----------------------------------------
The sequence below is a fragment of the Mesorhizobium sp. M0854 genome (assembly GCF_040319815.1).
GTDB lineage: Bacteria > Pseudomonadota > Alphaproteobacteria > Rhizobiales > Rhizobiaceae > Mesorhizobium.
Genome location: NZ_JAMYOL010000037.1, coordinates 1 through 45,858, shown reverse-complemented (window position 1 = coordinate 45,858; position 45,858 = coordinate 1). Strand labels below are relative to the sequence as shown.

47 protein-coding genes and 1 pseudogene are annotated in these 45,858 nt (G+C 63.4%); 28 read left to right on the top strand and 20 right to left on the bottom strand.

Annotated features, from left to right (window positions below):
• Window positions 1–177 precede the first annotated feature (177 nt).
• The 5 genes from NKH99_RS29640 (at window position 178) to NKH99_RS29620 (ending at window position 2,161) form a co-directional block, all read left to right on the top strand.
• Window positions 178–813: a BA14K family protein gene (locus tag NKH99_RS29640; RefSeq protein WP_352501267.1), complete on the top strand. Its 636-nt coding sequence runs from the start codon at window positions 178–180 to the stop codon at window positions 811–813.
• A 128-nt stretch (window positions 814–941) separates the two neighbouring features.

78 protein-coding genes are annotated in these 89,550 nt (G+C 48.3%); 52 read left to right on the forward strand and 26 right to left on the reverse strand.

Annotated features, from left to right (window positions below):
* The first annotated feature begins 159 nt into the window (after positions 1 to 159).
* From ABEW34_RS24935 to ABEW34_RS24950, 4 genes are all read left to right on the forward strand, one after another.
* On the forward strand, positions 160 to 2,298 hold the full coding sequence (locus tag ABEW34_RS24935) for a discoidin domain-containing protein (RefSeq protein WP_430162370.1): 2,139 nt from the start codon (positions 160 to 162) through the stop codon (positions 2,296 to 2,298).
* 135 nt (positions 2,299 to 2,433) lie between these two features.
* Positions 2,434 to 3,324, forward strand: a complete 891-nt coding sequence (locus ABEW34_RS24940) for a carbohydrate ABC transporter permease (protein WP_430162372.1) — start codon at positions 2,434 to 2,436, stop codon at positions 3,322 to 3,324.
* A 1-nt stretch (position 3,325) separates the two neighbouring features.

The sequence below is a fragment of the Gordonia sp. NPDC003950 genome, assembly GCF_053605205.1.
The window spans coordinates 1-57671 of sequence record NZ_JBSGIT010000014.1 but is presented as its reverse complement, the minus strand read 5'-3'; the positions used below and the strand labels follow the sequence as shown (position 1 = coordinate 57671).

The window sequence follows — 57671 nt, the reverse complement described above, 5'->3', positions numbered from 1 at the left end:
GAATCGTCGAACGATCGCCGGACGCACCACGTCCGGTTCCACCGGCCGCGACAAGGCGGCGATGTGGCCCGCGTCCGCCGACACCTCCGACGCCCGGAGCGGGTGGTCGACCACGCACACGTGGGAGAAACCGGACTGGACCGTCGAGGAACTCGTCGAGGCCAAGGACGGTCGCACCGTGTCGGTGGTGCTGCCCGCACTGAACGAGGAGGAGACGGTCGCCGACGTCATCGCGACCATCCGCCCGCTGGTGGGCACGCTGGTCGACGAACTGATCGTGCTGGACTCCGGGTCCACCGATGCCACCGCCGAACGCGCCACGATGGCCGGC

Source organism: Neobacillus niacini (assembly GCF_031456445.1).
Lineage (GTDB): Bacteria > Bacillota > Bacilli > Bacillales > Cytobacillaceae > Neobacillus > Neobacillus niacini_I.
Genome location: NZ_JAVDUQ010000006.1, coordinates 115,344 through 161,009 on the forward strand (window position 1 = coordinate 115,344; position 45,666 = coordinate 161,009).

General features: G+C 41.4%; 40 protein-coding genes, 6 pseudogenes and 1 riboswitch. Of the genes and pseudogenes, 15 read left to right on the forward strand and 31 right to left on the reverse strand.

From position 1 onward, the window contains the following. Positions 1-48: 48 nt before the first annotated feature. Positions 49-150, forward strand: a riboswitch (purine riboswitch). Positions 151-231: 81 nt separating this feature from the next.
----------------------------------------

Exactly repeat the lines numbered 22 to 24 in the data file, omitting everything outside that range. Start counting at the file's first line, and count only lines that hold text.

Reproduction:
Source organism: Neobacillus niacini (assembly GCF_031456445.1).
Lineage (GTDB): Bacteria > Bacillota > Bacilli > Bacillales > Cytobacillaceae > Neobacillus > Neobacillus niacini_I.
Genome location: NZ_JAVDUQ010000006.1, coordinates 115,344 through 161,009 on the forward strand (window position 1 = coordinate 115,344; position 45,666 = coordinate 161,009).